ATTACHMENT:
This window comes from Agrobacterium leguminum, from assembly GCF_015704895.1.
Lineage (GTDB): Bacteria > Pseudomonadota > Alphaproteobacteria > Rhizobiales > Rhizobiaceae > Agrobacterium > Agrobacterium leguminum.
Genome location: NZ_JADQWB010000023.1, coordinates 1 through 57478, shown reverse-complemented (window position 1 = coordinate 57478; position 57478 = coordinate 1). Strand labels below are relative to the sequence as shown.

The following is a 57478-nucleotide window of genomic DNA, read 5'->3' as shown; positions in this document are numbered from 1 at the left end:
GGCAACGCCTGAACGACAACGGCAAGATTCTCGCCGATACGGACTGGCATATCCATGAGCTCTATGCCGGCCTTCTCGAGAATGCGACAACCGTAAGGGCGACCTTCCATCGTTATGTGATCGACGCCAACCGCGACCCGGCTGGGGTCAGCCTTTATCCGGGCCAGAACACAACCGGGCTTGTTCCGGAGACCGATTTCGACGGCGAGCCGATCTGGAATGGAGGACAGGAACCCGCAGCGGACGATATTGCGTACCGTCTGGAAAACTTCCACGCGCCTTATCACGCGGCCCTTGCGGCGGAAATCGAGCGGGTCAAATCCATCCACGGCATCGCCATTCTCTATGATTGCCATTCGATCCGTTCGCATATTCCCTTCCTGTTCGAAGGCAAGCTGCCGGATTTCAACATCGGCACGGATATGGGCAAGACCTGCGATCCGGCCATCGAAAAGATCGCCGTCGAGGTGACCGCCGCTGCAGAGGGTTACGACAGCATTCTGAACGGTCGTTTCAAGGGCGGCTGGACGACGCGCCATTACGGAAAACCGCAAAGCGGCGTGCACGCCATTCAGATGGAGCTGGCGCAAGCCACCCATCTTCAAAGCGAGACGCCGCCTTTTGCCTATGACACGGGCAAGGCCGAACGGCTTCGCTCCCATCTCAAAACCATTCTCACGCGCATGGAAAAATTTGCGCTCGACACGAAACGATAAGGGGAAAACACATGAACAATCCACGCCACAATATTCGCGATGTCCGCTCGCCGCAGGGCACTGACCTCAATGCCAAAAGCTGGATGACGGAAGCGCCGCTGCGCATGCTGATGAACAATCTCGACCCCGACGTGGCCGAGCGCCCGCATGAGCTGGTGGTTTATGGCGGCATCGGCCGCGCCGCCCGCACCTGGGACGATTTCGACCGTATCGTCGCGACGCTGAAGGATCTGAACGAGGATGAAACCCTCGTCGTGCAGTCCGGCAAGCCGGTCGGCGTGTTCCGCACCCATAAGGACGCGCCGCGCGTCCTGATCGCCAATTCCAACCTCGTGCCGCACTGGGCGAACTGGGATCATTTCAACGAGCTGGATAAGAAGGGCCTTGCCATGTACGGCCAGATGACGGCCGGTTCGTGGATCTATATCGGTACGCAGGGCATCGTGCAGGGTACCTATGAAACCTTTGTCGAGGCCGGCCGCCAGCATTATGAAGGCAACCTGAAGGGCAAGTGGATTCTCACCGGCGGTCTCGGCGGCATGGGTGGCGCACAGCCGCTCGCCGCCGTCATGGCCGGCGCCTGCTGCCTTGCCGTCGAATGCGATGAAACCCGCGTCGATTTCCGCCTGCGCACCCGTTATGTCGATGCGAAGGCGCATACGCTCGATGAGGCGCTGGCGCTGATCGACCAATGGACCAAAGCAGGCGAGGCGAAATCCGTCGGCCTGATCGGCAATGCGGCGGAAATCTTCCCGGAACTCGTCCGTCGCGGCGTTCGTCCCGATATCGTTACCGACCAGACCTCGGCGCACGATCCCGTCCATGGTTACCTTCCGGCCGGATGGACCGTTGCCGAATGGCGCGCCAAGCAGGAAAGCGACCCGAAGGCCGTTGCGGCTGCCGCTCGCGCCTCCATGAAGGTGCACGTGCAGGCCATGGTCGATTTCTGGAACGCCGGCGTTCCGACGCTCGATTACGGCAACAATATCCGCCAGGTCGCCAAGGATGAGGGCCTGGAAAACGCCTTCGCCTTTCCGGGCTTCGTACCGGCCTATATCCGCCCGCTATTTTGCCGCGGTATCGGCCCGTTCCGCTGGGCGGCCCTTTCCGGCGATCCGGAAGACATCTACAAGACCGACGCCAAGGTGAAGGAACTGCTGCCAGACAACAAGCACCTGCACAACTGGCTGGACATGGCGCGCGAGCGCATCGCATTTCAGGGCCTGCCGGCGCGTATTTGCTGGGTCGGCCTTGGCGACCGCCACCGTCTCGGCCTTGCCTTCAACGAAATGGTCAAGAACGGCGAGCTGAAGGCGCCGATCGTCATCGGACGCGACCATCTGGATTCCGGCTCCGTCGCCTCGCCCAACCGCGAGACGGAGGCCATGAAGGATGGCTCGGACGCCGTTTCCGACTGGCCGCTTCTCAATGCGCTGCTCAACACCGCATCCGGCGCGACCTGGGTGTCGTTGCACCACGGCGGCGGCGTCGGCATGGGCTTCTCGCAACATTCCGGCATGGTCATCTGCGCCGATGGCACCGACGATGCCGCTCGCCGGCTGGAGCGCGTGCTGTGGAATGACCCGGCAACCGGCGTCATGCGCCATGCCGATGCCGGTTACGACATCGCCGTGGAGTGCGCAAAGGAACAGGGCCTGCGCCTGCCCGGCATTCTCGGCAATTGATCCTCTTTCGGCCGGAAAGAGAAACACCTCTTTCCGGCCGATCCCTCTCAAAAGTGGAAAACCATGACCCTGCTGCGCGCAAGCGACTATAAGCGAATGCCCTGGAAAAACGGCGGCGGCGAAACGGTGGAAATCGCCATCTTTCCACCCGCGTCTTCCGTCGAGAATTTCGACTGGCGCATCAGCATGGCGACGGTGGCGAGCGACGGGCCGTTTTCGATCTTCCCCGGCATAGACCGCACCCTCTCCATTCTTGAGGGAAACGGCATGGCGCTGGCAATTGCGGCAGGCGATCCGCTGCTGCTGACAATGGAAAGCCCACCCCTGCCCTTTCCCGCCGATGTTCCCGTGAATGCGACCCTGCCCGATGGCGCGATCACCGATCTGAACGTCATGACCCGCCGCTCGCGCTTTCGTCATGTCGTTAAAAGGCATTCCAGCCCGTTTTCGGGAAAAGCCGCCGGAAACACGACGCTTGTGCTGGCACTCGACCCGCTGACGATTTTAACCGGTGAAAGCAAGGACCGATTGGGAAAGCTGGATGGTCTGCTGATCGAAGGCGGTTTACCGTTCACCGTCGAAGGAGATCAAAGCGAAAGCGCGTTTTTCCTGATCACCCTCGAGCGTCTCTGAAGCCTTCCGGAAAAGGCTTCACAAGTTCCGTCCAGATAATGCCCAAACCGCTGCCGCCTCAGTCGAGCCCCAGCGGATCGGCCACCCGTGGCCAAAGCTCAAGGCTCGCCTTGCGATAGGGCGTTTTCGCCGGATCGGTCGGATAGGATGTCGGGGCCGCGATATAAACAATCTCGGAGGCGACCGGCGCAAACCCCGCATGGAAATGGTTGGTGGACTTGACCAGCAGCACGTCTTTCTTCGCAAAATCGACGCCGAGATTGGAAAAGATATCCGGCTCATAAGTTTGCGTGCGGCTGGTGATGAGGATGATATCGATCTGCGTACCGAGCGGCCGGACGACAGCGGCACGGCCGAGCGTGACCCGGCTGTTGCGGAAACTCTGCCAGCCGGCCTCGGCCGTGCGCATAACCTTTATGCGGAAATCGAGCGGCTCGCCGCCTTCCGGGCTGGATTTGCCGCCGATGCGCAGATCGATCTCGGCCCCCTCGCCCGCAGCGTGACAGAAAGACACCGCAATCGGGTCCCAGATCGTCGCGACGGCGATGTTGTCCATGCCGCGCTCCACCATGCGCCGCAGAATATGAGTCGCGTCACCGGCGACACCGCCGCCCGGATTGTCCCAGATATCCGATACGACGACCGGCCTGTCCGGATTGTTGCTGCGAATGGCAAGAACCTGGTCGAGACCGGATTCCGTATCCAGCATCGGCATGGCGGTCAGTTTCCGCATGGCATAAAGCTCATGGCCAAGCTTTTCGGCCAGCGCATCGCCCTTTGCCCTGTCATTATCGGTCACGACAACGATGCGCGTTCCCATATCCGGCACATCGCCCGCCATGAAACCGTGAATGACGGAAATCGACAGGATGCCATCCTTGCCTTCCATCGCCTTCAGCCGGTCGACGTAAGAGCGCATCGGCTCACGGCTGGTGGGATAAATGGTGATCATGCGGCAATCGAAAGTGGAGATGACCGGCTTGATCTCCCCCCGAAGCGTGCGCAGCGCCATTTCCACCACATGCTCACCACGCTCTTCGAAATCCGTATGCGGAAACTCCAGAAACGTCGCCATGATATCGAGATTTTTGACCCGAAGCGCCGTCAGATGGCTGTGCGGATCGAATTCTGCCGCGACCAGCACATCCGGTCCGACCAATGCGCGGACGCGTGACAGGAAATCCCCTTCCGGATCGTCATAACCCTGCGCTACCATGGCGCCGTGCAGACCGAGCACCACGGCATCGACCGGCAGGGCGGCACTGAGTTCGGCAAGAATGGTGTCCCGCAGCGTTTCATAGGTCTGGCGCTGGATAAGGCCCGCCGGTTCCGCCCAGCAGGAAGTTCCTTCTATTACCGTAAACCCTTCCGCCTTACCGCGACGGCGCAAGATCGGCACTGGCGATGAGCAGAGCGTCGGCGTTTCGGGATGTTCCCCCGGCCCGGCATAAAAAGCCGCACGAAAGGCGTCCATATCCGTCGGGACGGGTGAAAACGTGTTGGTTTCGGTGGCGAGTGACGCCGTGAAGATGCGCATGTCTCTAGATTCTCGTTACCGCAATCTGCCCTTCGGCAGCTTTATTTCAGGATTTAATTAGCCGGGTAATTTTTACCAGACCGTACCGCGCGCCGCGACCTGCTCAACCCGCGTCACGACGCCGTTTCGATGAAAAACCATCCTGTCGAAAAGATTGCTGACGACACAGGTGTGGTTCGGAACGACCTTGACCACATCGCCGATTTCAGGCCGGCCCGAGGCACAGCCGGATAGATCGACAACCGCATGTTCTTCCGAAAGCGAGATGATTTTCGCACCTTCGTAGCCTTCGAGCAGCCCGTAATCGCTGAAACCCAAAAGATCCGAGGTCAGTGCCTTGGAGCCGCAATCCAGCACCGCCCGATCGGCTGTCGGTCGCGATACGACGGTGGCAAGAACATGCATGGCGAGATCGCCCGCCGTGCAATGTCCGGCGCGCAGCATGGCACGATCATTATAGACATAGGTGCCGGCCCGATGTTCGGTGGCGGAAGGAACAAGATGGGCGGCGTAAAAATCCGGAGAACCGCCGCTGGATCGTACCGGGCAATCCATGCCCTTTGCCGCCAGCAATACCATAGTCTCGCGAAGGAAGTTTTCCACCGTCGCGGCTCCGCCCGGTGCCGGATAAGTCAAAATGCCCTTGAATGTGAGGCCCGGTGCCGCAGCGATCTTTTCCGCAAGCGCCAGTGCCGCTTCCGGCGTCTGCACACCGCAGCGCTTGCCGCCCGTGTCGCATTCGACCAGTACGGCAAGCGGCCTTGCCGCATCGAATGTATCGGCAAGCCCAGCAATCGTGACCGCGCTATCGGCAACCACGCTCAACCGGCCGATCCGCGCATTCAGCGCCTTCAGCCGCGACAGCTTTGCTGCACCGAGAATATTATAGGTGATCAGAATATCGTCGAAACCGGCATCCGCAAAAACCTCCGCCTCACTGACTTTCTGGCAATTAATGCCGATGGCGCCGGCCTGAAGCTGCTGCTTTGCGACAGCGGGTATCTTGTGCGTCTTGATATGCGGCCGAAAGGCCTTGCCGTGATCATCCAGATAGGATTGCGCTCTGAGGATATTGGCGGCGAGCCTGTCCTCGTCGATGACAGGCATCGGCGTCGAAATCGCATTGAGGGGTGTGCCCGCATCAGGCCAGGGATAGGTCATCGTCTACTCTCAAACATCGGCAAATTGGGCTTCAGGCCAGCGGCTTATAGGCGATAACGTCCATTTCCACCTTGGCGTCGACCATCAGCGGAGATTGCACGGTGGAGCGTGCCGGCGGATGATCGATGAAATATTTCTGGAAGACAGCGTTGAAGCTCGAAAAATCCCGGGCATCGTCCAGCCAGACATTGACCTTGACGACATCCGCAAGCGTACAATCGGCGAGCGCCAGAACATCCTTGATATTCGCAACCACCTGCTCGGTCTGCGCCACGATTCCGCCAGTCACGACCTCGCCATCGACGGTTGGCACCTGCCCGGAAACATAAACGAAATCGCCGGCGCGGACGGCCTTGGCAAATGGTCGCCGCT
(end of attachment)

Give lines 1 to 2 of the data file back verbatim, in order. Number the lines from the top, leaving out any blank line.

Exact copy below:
This window comes from Agrobacterium leguminum, from assembly GCF_015704895.1.
Lineage (GTDB): Bacteria > Pseudomonadota > Alphaproteobacteria > Rhizobiales > Rhizobiaceae > Agrobacterium > Agrobacterium leguminum.